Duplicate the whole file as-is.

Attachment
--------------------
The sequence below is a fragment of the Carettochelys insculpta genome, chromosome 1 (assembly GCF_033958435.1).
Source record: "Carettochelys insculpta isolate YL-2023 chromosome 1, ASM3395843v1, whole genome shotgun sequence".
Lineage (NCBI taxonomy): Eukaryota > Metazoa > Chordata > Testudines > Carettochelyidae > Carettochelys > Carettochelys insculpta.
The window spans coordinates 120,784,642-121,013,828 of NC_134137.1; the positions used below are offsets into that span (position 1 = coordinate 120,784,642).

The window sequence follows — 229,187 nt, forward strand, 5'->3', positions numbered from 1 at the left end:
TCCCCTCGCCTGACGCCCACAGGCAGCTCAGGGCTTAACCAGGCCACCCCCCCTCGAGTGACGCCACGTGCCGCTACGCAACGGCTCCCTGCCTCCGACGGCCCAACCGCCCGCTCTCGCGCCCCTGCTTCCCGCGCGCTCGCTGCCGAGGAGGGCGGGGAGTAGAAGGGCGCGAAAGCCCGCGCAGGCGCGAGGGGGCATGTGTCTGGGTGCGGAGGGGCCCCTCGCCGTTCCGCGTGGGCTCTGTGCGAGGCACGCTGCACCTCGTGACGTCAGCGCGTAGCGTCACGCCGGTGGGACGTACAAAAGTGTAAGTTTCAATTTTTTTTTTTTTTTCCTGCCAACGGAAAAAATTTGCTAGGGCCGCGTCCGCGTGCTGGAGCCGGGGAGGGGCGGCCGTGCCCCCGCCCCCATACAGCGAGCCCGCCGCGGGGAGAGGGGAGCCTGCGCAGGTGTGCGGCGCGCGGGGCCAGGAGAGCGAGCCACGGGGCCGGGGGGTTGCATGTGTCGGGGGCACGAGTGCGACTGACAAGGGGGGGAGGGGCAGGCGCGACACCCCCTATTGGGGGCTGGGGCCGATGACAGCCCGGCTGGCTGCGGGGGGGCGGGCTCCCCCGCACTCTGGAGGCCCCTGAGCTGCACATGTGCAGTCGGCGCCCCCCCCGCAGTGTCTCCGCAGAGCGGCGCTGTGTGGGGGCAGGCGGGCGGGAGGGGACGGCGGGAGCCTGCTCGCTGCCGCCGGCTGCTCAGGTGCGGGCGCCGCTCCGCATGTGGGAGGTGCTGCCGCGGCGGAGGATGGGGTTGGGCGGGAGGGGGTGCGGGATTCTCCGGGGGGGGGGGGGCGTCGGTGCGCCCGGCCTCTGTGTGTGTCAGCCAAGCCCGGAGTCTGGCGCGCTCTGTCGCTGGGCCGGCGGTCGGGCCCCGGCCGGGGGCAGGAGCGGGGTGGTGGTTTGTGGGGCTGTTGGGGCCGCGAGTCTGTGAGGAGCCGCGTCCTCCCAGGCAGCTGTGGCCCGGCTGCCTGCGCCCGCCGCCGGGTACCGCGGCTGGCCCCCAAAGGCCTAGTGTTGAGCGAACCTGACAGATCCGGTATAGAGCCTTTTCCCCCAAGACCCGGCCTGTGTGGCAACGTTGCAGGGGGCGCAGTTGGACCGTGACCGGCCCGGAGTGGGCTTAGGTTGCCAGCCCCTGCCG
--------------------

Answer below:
The sequence below is a fragment of the Carettochelys insculpta genome, chromosome 1 (assembly GCF_033958435.1).
Source record: "Carettochelys insculpta isolate YL-2023 chromosome 1, ASM3395843v1, whole genome shotgun sequence".
Lineage (NCBI taxonomy): Eukaryota > Metazoa > Chordata > Testudines > Carettochelyidae > Carettochelys > Carettochelys insculpta.
The window spans coordinates 120,784,642-121,013,828 of NC_134137.1; the positions used below are offsets into that span (position 1 = coordinate 120,784,642).

The window sequence follows — 229,187 nt, forward strand, 5'->3', positions numbered from 1 at the left end:
TCCCCTCGCCTGACGCCCACAGGCAGCTCAGGGCTTAACCAGGCCACCCCCCCTCGAGTGACGCCACGTGCCGCTACGCAACGGCTCCCTGCCTCCGACGGCCCAACCGCCCGCTCTCGCGCCCCTGCTTCCCGCGCGCTCGCTGCCGAGGAGGGCGGGGAGTAGAAGGGCGCGAAAGCCCGCGCAGGCGCGAGGGGGCATGTGTCTGGGTGCGGAGGGGCCCCTCGCCGTTCCGCGTGGGCTCTGTGCGAGGCACGCTGCACCTCGTGACGTCAGCGCGTAGCGTCACGCCGGTGGGACGTACAAAAGTGTAAGTTTCAATTTTTTTTTTTTTTTCCTGCCAACGGAAAAAATTTGCTAGGGCCGCGTCCGCGTGCTGGAGCCGGGGAGGGGCGGCCGTGCCCCCGCCCCCATACAGCGAGCCCGCCGCGGGGAGAGGGGAGCCTGCGCAGGTGTGCGGCGCGCGGGGCCAGGAGAGCGAGCCACGGGGCCGGGGGGTTGCATGTGTCGGGGGCACGAGTGCGACTGACAAGGGGGGGAGGGGCAGGCGCGACACCCCCTATTGGGGGCTGGGGCCGATGACAGCCCGGCTGGCTGCGGGGGGGCGGGCTCCCCCGCACTCTGGAGGCCCCTGAGCTGCACATGTGCAGTCGGCGCCCCCCCCGCAGTGTCTCCGCAGAGCGGCGCTGTGTGGGGGCAGGCGGGCGGGAGGGGACGGCGGGAGCCTGCTCGCTGCCGCCGGCTGCTCAGGTGCGGGCGCCGCTCCGCATGTGGGAGGTGCTGCCGCGGCGGAGGATGGGGTTGGGCGGGAGGGGGTGCGGGATTCTCCGGGGGGGGGGGGGCGTCGGTGCGCCCGGCCTCTGTGTGTGTCAGCCAAGCCCGGAGTCTGGCGCGCTCTGTCGCTGGGCCGGCGGTCGGGCCCCGGCCGGGGGCAGGAGCGGGGTGGTGGTTTGTGGGGCTGTTGGGGCCGCGAGTCTGTGAGGAGCCGCGTCCTCCCAGGCAGCTGTGGCCCGGCTGCCTGCGCCCGCCGCCGGGTACCGCGGCTGGCCCCCAAAGGCCTAGTGTTGAGCGAACCTGACAGATCCGGTATAGAGCCTTTTCCCCCAAGACCCGGCCTGTGTGGCAACGTTGCAGGGGGCGCAGTTGGACCGTGACCGGCCCGGAGTGGGCTTAGGTTGCCAGCCCCTGCCG